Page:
Why scale is an important ingredient of your resume

By Scot Herrick | Job Search

Nov 30

Simply put: In the work you do, size matters.

If you think about it, what you and the hiring manager are doing is seeing if there is a good fit for you on the team – one of the only three things every interview question is about. And scale is a big deal in determining your ability to get the job.

For example, you are interviewing for a position in a company that has 2,000 employees on site in multiple buildings. And you come from a 5-person startup. Do you think either you or the hiring manager are going “not a good fit — too small/large of a company”? Of course. The agility of a startup against an entrenched, process focused hierarchy. What could go wrong?

If you are a manager of six people, do you think the hiring manager would believe that your six people don’t match up with the 4-directs and 24 other people reporting to those directs? Probably not. The scale of your current job isn’t big enough.

There is a lot about scale to have in your resume, sprinkled in with your accomplishments. Here are four ways to look at scale:

Budget

The more dollars you are responsible for, the bigger the job. Whether that is a departmental budget, project budget, or some portion of a budget, the size of the budget matters.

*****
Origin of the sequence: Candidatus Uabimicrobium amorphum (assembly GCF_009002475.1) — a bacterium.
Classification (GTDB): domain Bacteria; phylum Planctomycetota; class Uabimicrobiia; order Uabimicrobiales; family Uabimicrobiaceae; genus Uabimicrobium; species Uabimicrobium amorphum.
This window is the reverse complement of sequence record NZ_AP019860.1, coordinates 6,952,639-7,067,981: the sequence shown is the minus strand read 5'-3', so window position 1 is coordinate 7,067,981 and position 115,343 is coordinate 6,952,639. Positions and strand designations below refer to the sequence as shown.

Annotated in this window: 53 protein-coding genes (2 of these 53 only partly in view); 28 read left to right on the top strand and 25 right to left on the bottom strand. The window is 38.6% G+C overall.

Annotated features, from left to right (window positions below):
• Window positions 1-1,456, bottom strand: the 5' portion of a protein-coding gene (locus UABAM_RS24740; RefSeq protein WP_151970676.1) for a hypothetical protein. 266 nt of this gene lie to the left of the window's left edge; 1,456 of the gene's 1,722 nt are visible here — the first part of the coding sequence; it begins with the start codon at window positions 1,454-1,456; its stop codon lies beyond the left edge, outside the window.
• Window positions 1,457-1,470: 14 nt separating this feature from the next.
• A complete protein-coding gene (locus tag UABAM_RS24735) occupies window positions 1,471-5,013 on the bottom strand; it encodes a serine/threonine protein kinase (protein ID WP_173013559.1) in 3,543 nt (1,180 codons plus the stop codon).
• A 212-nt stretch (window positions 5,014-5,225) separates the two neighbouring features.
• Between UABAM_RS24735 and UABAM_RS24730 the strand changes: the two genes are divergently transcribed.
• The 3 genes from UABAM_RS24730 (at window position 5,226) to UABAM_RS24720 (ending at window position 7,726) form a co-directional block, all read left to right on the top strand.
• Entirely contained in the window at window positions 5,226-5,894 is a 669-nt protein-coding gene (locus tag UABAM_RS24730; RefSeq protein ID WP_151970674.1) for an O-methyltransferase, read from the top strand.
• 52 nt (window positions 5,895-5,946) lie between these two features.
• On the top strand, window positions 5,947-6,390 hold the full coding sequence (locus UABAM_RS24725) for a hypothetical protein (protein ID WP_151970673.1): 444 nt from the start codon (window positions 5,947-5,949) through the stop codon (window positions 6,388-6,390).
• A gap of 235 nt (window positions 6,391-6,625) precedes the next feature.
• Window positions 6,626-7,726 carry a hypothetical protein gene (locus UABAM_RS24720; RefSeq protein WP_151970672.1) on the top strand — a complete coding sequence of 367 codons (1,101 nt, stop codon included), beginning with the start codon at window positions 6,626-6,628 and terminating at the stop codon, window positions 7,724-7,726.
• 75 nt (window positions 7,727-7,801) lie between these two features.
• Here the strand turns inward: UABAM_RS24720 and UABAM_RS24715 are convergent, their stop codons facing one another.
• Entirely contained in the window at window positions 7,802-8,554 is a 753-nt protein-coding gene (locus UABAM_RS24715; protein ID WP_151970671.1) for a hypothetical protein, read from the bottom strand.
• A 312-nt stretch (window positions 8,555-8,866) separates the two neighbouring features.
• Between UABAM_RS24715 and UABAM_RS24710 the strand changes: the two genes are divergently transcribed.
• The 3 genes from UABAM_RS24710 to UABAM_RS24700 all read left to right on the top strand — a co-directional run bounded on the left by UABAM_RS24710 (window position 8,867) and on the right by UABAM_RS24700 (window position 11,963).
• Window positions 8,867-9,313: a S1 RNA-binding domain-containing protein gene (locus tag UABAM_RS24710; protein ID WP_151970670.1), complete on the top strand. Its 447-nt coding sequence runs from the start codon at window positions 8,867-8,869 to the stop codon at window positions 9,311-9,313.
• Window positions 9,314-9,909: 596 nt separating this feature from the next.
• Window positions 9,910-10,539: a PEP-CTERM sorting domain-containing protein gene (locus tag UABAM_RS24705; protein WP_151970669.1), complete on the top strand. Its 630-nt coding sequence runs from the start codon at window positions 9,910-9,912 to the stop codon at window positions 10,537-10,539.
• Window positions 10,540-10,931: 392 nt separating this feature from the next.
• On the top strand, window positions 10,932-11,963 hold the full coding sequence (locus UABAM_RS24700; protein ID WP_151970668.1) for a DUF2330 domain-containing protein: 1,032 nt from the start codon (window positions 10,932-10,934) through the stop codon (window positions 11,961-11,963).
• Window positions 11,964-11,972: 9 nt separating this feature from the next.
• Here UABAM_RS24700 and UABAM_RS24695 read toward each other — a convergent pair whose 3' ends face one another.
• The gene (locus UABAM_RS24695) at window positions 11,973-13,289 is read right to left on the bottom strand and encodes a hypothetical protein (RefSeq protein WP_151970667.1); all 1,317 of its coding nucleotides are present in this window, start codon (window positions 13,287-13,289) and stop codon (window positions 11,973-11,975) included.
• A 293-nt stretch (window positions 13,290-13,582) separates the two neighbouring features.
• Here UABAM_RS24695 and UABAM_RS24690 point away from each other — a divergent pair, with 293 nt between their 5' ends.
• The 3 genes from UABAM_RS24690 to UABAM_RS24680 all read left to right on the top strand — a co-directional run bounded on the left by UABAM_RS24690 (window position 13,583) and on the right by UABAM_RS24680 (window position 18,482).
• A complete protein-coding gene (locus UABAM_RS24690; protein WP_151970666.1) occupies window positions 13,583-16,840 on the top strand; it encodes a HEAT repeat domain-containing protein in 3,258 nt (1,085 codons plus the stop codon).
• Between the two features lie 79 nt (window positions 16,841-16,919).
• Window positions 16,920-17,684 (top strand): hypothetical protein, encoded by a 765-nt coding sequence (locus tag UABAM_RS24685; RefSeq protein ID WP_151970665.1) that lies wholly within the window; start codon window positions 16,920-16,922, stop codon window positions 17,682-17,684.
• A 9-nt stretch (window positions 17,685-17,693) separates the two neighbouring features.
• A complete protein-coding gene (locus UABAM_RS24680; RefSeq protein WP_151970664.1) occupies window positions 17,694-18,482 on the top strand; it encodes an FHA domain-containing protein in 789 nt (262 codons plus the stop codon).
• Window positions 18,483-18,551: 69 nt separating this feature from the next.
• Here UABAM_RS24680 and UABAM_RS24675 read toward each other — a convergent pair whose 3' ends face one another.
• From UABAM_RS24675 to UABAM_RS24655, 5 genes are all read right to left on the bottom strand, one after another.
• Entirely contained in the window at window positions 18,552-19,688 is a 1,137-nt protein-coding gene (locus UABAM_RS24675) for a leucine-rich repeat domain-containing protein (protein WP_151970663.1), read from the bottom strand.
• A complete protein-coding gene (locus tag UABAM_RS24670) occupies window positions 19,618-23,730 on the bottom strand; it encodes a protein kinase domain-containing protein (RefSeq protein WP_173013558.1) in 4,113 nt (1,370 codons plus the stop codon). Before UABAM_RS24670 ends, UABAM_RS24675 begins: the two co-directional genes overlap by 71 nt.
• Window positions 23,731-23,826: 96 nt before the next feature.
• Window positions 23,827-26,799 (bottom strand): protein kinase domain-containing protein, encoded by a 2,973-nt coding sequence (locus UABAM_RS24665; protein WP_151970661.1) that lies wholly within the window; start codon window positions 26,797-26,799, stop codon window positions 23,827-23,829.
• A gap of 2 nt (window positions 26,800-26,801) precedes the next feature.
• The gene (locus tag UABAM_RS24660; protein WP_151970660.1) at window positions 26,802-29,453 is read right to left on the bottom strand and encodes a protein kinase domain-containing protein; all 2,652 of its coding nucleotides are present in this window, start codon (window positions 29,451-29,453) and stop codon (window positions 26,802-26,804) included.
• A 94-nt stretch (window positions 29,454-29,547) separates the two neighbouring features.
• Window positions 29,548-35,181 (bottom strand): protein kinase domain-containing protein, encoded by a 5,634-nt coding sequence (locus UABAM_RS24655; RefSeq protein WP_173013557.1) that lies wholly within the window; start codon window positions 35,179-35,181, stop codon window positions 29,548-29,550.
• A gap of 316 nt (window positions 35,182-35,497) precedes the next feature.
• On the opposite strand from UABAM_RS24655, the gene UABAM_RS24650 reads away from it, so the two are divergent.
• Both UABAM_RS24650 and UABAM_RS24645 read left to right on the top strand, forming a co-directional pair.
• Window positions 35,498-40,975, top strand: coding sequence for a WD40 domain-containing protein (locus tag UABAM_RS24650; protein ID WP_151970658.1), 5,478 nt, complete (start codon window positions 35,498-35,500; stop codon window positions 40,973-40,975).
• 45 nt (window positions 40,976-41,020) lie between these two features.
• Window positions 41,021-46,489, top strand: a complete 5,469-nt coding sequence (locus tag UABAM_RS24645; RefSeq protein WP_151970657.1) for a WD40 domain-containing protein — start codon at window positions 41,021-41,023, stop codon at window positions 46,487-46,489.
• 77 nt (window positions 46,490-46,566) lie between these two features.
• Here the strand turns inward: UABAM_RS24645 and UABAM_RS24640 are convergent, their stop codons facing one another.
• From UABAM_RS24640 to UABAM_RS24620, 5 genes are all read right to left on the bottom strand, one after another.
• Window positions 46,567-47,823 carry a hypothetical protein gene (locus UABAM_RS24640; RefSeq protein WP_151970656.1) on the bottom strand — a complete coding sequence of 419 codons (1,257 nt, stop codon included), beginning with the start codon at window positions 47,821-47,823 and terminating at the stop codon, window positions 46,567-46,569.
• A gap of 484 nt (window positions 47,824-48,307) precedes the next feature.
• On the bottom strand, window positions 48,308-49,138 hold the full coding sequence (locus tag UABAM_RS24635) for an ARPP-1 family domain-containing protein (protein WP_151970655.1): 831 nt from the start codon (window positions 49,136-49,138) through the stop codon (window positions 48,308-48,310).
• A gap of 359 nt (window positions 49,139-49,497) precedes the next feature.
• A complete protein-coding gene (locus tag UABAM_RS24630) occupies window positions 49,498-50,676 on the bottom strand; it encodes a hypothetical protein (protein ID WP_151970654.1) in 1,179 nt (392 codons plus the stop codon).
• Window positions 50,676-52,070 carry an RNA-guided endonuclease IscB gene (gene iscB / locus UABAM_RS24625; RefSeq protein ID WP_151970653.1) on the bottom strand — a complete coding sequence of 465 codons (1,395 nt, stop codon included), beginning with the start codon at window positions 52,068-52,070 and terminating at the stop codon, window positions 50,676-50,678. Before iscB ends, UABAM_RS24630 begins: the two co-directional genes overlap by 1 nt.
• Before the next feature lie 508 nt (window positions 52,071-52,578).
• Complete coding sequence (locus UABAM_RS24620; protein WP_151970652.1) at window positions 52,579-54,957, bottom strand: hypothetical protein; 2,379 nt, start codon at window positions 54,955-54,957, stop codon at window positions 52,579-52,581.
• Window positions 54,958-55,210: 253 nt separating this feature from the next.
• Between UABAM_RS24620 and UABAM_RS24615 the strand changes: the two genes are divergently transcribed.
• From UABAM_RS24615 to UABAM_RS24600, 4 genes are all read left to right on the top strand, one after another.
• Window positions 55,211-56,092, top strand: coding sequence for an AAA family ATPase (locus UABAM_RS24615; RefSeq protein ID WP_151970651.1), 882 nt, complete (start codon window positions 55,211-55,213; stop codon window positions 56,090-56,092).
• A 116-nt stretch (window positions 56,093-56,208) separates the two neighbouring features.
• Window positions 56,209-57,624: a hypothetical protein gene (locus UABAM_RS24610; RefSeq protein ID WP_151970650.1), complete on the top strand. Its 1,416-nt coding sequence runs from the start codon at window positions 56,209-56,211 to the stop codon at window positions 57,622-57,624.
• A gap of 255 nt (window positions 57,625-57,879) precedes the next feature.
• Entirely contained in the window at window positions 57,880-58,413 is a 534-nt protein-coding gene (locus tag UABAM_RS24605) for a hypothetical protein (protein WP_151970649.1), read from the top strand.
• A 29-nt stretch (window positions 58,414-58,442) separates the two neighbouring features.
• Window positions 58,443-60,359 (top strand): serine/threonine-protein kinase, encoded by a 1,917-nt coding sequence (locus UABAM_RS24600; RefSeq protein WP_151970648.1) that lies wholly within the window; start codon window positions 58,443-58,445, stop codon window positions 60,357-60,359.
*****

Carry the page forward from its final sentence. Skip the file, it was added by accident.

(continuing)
People Managed

This could be direct supervision, the number of directs who report to you and the number of people that report to your directs, to the number of people involved in a project. People are always an important measurement of scale.

Project Size

Projects are unique entities, but have very good statistics when it comes to scale. Project budget, number of people managed, of course. The number of hours associated with the project is another good metric — maybe you only had six people on the project, but it took 10,000 hours to complete the project. It’s a big one.

Department size

This could be the number of people working for your current manager, something larger around, say, a director’s group, or something in-between. Just pick something that makes it easily explainable in an interview.

Bigger is not necessarily better

The key here is not that a global company with 50,000 people working in it is better than a 50-person local company. The key is trying to fit into a new environment. You know without me telling you that a global employee with 50,000 employees is going to be given a long, hard look by someone hiring for a 50-person company. And you already know all the reasons.

The key is not size, but trying to find the right fit for the right reasons. Size matters, but the fit matters more.

 

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About the Author

Scot Herrick is the author of “I’ve Landed My Dream Job–Now What???” and owner of Cube Rules, LLC. Scot has a long history of management and individual contribution in multiple Fortune 100 corporations.